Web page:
Grief caused by loss
Since the pandemic started, millions of people have lost family members, loved ones, and friends to COVID-19. Grief caused by loss is one of the most serious and severe mental health consequences of the pandemic and the most enduring. It can be difficult to move on with our lives or feel like things will never get better after losing someone close to us.
Struggling With Returning to Normal
As life begins to move back towards normalcy in some parts of the world, matters are still complicated for many whose mental health has been negatively affected by the pandemic. Many people feel as though they’ve been left behind and don’t know how to keep up as the world starts moving again, or they may feel set back by what they went through during the pandemic. Others may have compromised immune systems or loved ones who do and can’t risk returning to normal yet.
It’s important to give yourself and others time and patience while navigating the changes we’re all going through. It will take some time for many situations to feel normal again, and the length of time will likely depend on the degree of isolation one experienced during the pandemic. It’s okay to struggle, and it’s okay to need help. Assertive community treatment services, speaking with a counselor, or even attending virtual group sessions can be a great way to start taking on your anxieties. It’s important to remember that we’re all in this together.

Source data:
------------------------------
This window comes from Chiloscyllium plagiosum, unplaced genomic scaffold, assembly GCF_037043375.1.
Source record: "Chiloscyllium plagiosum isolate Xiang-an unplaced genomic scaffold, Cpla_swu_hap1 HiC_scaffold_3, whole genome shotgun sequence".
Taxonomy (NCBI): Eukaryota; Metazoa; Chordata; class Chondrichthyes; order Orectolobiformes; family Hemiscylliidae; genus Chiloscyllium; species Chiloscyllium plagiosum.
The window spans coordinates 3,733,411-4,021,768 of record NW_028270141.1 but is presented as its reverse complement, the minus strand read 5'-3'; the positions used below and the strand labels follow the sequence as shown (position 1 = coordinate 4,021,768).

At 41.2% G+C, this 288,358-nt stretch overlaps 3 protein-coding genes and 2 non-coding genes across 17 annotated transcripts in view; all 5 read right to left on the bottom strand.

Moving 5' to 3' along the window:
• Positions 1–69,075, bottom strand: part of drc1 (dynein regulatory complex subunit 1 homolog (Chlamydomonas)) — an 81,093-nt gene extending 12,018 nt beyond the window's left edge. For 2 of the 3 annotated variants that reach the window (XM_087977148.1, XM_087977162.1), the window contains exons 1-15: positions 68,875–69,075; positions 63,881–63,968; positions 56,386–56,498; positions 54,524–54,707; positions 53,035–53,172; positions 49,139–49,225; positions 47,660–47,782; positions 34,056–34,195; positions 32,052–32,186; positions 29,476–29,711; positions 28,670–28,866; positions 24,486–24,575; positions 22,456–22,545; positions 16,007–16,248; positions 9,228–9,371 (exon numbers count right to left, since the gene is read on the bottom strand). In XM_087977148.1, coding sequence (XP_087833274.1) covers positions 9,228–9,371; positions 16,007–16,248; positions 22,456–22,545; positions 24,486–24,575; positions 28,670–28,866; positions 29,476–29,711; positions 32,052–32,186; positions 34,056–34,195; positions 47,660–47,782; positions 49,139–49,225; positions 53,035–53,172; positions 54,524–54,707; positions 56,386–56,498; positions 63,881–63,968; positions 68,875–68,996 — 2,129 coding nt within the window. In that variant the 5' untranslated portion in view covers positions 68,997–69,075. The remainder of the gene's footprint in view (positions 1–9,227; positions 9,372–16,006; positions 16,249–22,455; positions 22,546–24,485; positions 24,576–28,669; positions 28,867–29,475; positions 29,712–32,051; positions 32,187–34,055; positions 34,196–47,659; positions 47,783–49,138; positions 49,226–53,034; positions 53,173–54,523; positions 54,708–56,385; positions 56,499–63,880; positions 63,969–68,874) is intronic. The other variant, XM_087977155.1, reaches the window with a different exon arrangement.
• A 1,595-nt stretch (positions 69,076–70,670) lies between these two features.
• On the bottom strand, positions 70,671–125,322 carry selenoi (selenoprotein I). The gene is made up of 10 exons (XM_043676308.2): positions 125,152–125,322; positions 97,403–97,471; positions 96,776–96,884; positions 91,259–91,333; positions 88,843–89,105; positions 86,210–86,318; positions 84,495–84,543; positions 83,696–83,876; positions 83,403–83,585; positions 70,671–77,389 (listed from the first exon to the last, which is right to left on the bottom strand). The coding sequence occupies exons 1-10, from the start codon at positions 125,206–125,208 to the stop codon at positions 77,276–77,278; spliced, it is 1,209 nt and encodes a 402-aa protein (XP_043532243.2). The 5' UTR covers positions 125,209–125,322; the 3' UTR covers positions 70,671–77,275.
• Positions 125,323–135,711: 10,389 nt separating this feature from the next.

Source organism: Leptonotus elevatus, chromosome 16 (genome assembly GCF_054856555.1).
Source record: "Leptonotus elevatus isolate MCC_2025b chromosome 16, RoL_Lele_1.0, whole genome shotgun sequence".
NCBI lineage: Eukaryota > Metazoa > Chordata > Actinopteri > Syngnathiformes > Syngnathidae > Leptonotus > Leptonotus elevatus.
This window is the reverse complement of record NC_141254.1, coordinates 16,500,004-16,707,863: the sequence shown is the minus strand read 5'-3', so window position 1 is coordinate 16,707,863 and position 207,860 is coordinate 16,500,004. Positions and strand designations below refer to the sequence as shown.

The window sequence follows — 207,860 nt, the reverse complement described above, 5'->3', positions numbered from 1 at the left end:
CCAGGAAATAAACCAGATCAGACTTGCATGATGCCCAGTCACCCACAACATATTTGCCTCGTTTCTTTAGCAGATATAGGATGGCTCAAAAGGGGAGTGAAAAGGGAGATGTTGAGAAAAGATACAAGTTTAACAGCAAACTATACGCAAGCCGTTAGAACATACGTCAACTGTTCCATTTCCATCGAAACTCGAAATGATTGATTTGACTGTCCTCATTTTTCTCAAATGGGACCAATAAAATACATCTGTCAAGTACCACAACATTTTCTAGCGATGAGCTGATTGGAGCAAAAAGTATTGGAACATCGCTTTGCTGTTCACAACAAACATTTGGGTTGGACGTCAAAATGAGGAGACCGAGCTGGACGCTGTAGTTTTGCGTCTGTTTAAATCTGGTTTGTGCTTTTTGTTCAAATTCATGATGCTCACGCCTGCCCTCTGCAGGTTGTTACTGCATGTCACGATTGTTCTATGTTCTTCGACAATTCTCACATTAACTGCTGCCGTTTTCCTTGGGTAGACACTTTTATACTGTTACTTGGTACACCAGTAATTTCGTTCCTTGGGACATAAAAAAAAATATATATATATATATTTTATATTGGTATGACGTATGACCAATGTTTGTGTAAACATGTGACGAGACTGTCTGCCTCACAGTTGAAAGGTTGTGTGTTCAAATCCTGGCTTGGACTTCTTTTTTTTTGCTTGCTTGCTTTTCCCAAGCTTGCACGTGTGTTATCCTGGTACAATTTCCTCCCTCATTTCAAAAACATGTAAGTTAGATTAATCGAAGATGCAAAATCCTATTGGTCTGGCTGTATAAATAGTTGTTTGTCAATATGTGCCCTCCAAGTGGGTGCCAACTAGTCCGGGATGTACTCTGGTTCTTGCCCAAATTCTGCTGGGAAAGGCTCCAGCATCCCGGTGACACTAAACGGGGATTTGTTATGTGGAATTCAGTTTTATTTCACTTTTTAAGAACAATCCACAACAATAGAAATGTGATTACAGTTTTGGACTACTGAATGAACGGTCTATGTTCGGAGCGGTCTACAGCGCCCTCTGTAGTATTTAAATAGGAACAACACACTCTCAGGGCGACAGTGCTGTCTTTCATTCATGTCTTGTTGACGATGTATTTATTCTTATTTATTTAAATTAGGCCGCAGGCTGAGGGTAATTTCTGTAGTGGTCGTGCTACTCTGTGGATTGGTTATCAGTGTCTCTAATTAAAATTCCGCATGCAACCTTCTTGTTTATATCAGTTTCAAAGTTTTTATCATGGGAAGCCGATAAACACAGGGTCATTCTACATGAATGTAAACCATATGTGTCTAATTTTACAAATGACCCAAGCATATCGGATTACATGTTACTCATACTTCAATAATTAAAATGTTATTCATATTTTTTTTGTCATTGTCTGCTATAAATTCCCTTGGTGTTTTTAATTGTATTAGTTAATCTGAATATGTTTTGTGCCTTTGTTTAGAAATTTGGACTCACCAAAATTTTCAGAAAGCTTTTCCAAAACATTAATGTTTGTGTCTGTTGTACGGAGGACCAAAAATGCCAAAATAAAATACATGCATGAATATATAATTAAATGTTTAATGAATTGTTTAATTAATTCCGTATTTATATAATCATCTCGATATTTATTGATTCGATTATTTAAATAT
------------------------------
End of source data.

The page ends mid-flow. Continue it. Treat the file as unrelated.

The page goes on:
Be prepared for lots of different emotions and accept them as part of the process. It’s not an everyday experience to be locked away for a year, so when we return to our normal lives, we’ll need some adjustment time. Let yourself experience intense emotions, and if they persist or are distressing, schedule an appointment with a therapist who can help you work through them. Decoding why these feelings exist and what purpose they serve is a great way to begin the healing process.
Contact Life Adjustment Team Today
At Life Adjustment Team, we implement state-of-the-art comprehensive outpatient psychiatric rehabilitation into our treatment. We have developed a case management model through these outpatient programs to create a cohesive effort between a client, the client’s family, and our team of multidisciplinary case managers.
We assess the problems caused by the anxiety disorder, provide mentorship, coordinate goals, and advocate for plans of action with critical services to help meet the individual’s or family’s health and wellness needs. During the assertive case management model, the client will partake in individualized sessions with our Master’s level staff. The plan is customized to each individual and their family.
This program aims to meet the individual’s needs, and they feel at an optimum level of independence, wellness, and functional capability and empower them to live a more active, stable, and productive life. Contact us today if you are ready to live your life to the fullest ability.